Monday, September 26, 2016

Kuzushi can be done right or wrong

One can think about kuzushi in a lot of different ways, including -
  • A pre-requisite or set-ups for doing a technique.  The first step in executing a technique.  (Classical judo thinking)
  • Slowing/weakening uke so that tori/nage has more than enough power to effect his will upon uke. (IIRC, The Book of Martial Power calls this "shortening uke’s line."  One of my favorite instructors of all time use to hammer us with the idea that the purpose of kuzushi is to make uke slower and weaker than yourself - that is, kuzushi forces uke to work at however slow a speed you want him to.)
  • Crumbling structure - if you become expert at kuzushi, you can do it so well that you do not need any of your own power to effect the kake part of the throw. Sort of like expert demolitions men that can disrupt the structure of a building so precisely that they can drop it wherever they want to, or an expert woodcutter that can fell a tree exactly where he wants to.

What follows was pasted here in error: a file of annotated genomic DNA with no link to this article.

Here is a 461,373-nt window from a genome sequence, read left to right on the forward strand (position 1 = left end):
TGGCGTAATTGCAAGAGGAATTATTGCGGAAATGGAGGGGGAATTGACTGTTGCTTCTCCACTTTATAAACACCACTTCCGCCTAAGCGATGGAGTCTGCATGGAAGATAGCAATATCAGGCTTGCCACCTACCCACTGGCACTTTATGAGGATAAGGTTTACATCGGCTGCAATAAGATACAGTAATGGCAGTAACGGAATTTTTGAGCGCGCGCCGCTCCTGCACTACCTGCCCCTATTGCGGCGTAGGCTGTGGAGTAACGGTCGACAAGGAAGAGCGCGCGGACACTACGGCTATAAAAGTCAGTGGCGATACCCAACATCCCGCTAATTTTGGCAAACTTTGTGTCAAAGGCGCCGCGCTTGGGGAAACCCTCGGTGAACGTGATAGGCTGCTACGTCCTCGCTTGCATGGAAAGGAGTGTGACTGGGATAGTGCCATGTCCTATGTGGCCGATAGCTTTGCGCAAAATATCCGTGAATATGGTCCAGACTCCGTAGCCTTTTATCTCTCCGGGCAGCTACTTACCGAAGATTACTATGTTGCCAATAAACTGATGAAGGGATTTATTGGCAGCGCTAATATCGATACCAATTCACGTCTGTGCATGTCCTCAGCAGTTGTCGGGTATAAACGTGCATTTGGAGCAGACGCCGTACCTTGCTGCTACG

Watch the video above.  They're not putting external force on the tree (or at least not much - they appear to be adding wedges to keep the saw blade free.)  They just disrupt the tree's structure so precisely that it falls where they want it.  If this is analogous to an aikido or judo throw, then there is no kake phase.  They just do tsukuri and kuzushi and then wait in a safe place.

Watch the following two videos - one of kuzushi done right and one of kuzushi done dramatically wrong. 

People, like buildings, have a lot of potential energy, and causing them to fall to the ground recklessly can cause a lot of grief, so it behooves us to figure out how to do this kuzushi thing right.

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Patrick Parker
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